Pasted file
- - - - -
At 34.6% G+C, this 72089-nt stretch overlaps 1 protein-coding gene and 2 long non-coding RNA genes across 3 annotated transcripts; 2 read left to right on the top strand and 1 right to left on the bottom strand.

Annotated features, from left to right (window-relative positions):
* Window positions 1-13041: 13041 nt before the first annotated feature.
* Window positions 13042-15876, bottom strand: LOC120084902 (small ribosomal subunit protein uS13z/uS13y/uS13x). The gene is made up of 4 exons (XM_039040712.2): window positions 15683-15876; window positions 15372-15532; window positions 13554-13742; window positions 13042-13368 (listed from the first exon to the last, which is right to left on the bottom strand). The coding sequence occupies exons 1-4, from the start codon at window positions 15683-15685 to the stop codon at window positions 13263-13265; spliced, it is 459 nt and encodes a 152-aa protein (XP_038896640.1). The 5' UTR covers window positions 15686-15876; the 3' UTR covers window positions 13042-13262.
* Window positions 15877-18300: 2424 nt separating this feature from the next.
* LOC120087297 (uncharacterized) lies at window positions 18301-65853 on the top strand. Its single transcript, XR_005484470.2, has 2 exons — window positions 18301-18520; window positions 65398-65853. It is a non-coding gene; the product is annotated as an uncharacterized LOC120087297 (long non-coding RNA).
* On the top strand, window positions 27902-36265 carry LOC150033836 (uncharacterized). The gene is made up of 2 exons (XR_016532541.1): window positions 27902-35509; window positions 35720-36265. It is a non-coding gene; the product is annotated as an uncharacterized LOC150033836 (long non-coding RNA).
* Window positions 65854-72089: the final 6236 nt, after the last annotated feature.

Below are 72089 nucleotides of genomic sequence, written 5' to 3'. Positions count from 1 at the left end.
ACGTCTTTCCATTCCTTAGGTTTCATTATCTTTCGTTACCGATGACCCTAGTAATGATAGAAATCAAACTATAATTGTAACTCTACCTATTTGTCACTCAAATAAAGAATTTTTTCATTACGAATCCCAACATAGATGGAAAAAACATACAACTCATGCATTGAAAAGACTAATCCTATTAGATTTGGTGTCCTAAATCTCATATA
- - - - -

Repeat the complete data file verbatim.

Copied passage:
At 34.6% G+C, this 72089-nt stretch overlaps 1 protein-coding gene and 2 long non-coding RNA genes across 3 annotated transcripts; 2 read left to right on the top strand and 1 right to left on the bottom strand.

Annotated features, from left to right (window-relative positions):
* Window positions 1-13041: 13041 nt before the first annotated feature.
* Window positions 13042-15876, bottom strand: LOC120084902 (small ribosomal subunit protein uS13z/uS13y/uS13x). The gene is made up of 4 exons (XM_039040712.2): window positions 15683-15876; window positions 15372-15532; window positions 13554-13742; window positions 13042-13368 (listed from the first exon to the last, which is right to left on the bottom strand). The coding sequence occupies exons 1-4, from the start codon at window positions 15683-15685 to the stop codon at window positions 13263-13265; spliced, it is 459 nt and encodes a 152-aa protein (XP_038896640.1). The 5' UTR covers window positions 15686-15876; the 3' UTR covers window positions 13042-13262.
* Window positions 15877-18300: 2424 nt separating this feature from the next.
* LOC120087297 (uncharacterized) lies at window positions 18301-65853 on the top strand. Its single transcript, XR_005484470.2, has 2 exons — window positions 18301-18520; window positions 65398-65853. It is a non-coding gene; the product is annotated as an uncharacterized LOC120087297 (long non-coding RNA).
* On the top strand, window positions 27902-36265 carry LOC150033836 (uncharacterized). The gene is made up of 2 exons (XR_016532541.1): window positions 27902-35509; window positions 35720-36265. It is a non-coding gene; the product is annotated as an uncharacterized LOC150033836 (long non-coding RNA).
* Window positions 65854-72089: the final 6236 nt, after the last annotated feature.

Below are 72089 nucleotides of genomic sequence, written 5' to 3'. Positions count from 1 at the left end.
ACGTCTTTCCATTCCTTAGGTTTCATTATCTTTCGTTACCGATGACCCTAGTAATGATAGAAATCAAACTATAATTGTAACTCTACCTATTTGTCACTCAAATAAAGAATTTTTTCATTACGAATCCCAACATAGATGGAAAAAACATACAACTCATGCATTGAAAAGACTAATCCTATTAGATTTGGTGTCCTAAATCTCATATA